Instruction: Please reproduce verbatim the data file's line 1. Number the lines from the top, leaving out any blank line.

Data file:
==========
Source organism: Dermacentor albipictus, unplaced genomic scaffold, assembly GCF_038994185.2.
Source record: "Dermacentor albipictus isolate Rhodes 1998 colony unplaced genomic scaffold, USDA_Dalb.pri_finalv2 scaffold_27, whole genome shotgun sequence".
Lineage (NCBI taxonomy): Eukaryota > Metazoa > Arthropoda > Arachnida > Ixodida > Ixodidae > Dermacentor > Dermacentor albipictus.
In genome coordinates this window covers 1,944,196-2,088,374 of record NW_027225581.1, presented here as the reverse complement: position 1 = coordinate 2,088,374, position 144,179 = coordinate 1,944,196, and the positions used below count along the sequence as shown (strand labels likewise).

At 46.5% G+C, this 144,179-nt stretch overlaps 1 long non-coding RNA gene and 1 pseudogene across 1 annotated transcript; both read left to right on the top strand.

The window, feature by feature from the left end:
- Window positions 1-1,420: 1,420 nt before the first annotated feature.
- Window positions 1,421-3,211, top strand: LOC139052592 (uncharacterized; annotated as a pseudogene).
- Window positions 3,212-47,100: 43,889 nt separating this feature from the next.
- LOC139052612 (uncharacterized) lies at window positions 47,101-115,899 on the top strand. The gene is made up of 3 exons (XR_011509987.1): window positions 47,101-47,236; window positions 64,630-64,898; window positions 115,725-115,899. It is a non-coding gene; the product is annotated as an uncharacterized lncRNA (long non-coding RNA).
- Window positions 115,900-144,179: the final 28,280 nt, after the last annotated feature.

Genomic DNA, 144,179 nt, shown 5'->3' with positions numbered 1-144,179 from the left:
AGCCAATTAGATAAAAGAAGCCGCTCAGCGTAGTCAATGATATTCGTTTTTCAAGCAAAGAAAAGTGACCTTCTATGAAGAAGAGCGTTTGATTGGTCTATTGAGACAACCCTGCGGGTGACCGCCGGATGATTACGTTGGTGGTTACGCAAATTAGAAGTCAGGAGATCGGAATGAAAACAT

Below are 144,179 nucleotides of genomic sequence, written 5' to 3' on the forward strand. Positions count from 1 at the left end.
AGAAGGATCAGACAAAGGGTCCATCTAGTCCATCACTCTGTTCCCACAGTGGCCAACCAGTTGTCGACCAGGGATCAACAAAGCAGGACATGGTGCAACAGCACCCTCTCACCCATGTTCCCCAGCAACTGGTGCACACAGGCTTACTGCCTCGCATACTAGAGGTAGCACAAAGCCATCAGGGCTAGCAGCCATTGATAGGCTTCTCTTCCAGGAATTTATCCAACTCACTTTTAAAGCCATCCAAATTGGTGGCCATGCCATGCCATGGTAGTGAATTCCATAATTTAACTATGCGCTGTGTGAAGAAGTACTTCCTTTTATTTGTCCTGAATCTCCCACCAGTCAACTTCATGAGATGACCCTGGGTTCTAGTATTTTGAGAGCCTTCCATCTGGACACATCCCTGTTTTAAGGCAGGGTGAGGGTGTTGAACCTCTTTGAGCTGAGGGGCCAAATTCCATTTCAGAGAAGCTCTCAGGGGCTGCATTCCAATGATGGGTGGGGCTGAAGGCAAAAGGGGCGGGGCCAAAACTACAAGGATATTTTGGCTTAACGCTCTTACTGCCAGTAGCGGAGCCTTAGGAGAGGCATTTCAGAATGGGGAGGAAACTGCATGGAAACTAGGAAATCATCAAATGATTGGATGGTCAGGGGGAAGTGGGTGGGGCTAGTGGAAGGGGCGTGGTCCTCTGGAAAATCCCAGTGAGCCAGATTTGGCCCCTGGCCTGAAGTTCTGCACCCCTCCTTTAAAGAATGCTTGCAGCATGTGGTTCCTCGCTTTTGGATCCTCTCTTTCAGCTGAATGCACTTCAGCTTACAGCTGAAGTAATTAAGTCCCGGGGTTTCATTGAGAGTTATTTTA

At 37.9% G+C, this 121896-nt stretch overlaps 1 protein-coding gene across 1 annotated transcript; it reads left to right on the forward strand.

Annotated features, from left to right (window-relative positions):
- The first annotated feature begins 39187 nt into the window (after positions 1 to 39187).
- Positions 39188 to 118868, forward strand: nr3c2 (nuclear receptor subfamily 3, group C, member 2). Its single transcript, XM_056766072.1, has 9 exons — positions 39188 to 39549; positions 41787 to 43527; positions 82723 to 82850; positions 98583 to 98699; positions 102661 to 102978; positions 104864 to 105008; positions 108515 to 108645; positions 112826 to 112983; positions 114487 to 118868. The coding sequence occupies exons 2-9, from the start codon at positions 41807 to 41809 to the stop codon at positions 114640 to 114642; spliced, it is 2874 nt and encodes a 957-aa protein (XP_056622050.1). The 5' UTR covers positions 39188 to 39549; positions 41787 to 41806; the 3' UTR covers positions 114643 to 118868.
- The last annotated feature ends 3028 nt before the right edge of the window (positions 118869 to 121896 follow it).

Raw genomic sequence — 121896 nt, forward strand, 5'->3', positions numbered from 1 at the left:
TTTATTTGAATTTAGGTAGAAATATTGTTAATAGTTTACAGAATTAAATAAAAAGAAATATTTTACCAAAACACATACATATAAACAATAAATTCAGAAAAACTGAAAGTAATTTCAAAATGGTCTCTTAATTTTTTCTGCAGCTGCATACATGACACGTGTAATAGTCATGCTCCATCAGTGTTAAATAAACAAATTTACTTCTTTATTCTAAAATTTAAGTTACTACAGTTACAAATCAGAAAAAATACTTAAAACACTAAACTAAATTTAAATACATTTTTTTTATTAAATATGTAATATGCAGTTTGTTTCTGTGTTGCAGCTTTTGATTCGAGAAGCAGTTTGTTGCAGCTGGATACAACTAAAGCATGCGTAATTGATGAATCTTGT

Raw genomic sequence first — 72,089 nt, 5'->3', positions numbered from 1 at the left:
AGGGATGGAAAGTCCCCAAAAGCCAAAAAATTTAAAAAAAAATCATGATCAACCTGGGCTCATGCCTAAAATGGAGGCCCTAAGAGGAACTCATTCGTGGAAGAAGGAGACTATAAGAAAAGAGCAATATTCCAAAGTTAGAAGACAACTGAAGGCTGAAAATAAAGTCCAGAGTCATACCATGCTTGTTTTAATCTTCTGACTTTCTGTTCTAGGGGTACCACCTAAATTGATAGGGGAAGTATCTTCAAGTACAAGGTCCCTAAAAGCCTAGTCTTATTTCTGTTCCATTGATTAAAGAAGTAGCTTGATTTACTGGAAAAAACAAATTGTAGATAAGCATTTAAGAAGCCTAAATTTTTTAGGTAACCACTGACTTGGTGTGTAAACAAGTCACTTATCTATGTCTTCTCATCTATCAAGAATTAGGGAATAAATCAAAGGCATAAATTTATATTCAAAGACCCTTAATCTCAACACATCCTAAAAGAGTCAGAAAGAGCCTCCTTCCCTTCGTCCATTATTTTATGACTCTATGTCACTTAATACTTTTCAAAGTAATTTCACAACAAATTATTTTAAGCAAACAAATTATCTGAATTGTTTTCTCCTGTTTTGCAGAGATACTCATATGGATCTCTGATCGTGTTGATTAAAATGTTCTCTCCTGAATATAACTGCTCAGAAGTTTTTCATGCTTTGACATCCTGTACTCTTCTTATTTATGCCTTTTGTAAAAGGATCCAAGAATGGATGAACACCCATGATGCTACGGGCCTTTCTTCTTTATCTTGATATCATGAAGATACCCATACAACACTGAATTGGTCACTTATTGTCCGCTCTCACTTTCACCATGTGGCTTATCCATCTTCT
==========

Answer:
Source organism: Dermacentor albipictus, unplaced genomic scaffold, assembly GCF_038994185.2.